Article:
St. Ursula Shrine
The Shrine of St. Ursula is a carved and gilded wooden reliquary containing oil on panel inserts (87x33x91 cm) by Hans Memling. Dating to c. 1489, is housed in the Hans Memling Museum in the Old St. John's Hospital (Sint-Janshospitaal), Bruges in the Flemish Region of modern-day Belgium.
The work was commissioned by the Hospital of St. John, the current museum's seat. Differently from other works by Memling, such as the Triptych of the Mystical Marriage of St. Catherine or the Florens Triptych, it is neither signed nor dated. It was a container for Saint Ursula's relics which was shown publicly only in her feast day. The relics were solemnly put in the shrine on 21 November 1489.
The shrine is in the shape of a Gothic chapel, according to a scheme already used in goldsmith. It has a steeply pointed cover, as typical of northern European countries, with three painted tondoes on each side. Attributed to Memling's workshop, they depict, on one side, the First Eleven Virgins with the Pope, a Cardinal, a Bishop and Etherius (characters of the saint's legend); on the other side, the Coronation of the Virgin with the Holy Trinity.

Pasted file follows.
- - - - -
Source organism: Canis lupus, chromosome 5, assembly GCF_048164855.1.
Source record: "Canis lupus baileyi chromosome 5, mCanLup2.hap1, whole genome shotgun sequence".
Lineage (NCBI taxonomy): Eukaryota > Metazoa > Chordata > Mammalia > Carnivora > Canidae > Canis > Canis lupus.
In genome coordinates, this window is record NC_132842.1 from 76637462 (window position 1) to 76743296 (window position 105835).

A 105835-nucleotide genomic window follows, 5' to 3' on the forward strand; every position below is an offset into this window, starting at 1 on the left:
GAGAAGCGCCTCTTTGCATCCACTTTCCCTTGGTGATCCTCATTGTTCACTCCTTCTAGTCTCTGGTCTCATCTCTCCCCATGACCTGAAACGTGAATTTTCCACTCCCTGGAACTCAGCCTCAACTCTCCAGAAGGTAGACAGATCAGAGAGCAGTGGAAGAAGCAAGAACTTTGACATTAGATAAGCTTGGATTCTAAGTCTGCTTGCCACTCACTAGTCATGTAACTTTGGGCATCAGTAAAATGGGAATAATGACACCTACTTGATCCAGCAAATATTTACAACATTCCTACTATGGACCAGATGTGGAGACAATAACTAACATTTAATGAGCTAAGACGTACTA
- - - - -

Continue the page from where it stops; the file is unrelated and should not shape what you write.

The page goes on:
The two "façades" contain the representations of the Virgin and Child between Two Nuns (the two donors, including the abbess), and St. Ursula Protecting the Holy Virgins. Both the scenes are embedded within a painted niche which simulates a perspective interior of the shrine.
At the sides, under two small arcades, are six scenes of the life and martyrdom of St. Ursula, which resemble the style of the stained glasses in contemporary churches. They include:
- Arrival in Cologne
- Arrival in Basel
- Arrival in Rome
- Leaving from Basel
- Martyrdom of the Pilgrims
- Martyrdom of St. Ursula
The scenes share the same pictorial background, set in northern German cities (such as Cologne, with the unfinished Cathedral) and painted with great attention to today's life details.
The decoration is completed by the carvings in International Gothic style, including pinnacles, holed friezes and, on the piers at the corners, the saints James, John the Evangelist, Agnes and Elizabeth of Hungary.
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